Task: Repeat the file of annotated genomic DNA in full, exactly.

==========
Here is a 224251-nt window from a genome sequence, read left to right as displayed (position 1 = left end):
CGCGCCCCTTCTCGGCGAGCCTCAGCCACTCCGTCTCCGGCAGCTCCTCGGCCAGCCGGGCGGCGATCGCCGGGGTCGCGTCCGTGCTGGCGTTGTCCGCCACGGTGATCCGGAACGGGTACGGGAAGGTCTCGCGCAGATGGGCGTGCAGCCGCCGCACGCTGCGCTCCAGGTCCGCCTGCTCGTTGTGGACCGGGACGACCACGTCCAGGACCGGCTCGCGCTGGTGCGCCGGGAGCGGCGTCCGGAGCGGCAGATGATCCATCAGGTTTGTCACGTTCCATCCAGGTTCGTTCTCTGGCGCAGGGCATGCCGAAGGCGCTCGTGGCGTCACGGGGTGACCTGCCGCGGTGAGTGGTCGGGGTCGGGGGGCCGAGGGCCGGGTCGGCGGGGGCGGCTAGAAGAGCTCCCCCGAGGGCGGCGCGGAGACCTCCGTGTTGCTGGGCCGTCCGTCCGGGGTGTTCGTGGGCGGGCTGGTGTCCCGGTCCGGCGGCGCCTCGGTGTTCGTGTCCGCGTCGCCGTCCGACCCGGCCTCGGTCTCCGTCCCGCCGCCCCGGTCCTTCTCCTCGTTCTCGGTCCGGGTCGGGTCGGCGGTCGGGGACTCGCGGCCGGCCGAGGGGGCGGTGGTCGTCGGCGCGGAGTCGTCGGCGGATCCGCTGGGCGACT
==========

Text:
Here is a 224251-nt window from a genome sequence, read left to right as displayed (position 1 = left end):
CGCGCCCCTTCTCGGCGAGCCTCAGCCACTCCGTCTCCGGCAGCTCCTCGGCCAGCCGGGCGGCGATCGCCGGGGTCGCGTCCGTGCTGGCGTTGTCCGCCACGGTGATCCGGAACGGGTACGGGAAGGTCTCGCGCAGATGGGCGTGCAGCCGCCGCACGCTGCGCTCCAGGTCCGCCTGCTCGTTGTGGACCGGGACGACCACGTCCAGGACCGGCTCGCGCTGGTGCGCCGGGAGCGGCGTCCGGAGCGGCAGATGATCCATCAGGTTTGTCACGTTCCATCCAGGTTCGTTCTCTGGCGCAGGGCATGCCGAAGGCGCTCGTGGCGTCACGGGGTGACCTGCCGCGGTGAGTGGTCGGGGTCGGGGGGCCGAGGGCCGGGTCGGCGGGGGCGGCTAGAAGAGCTCCCCCGAGGGCGGCGCGGAGACCTCCGTGTTGCTGGGCCGTCCGTCCGGGGTGTTCGTGGGCGGGCTGGTGTCCCGGTCCGGCGGCGCCTCGGTGTTCGTGTCCGCGTCGCCGTCCGACCCGGCCTCGGTCTCCGTCCCGCCGCCCCGGTCCTTCTCCTCGTTCTCGGTCCGGGTCGGGTCGGCGGTCGGGGACTCGCGGCCGGCCGAGGGGGCGGTGGTCGTCGGCGCGGAGTCGTCGGCGGATCCGCTGGGCGACT